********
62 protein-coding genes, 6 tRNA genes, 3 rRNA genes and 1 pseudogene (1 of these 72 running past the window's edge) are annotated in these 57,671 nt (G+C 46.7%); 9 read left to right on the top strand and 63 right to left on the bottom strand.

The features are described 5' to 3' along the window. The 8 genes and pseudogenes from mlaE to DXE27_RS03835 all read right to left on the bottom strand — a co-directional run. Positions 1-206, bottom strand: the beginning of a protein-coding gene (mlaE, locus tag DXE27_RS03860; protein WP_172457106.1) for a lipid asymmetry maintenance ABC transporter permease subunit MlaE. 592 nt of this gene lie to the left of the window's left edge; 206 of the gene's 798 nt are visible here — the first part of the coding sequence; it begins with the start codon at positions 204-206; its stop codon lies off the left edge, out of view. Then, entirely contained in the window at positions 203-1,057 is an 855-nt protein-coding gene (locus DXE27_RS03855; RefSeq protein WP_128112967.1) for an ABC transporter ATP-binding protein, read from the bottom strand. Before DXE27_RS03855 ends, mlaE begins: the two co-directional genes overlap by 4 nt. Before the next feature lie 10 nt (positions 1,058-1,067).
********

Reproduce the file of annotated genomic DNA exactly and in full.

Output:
62 protein-coding genes, 6 tRNA genes, 3 rRNA genes and 1 pseudogene (1 of these 72 running past the window's edge) are annotated in these 57,671 nt (G+C 46.7%); 9 read left to right on the top strand and 63 right to left on the bottom strand.

The features are described 5' to 3' along the window. The 8 genes and pseudogenes from mlaE to DXE27_RS03835 all read right to left on the bottom strand — a co-directional run. Positions 1-206, bottom strand: the beginning of a protein-coding gene (mlaE, locus tag DXE27_RS03860; protein WP_172457106.1) for a lipid asymmetry maintenance ABC transporter permease subunit MlaE. 592 nt of this gene lie to the left of the window's left edge; 206 of the gene's 798 nt are visible here — the first part of the coding sequence; it begins with the start codon at positions 204-206; its stop codon lies off the left edge, out of view. Then, entirely contained in the window at positions 203-1,057 is an 855-nt protein-coding gene (locus DXE27_RS03855; RefSeq protein WP_128112967.1) for an ABC transporter ATP-binding protein, read from the bottom strand. Before DXE27_RS03855 ends, mlaE begins: the two co-directional genes overlap by 4 nt. Before the next feature lie 10 nt (positions 1,058-1,067).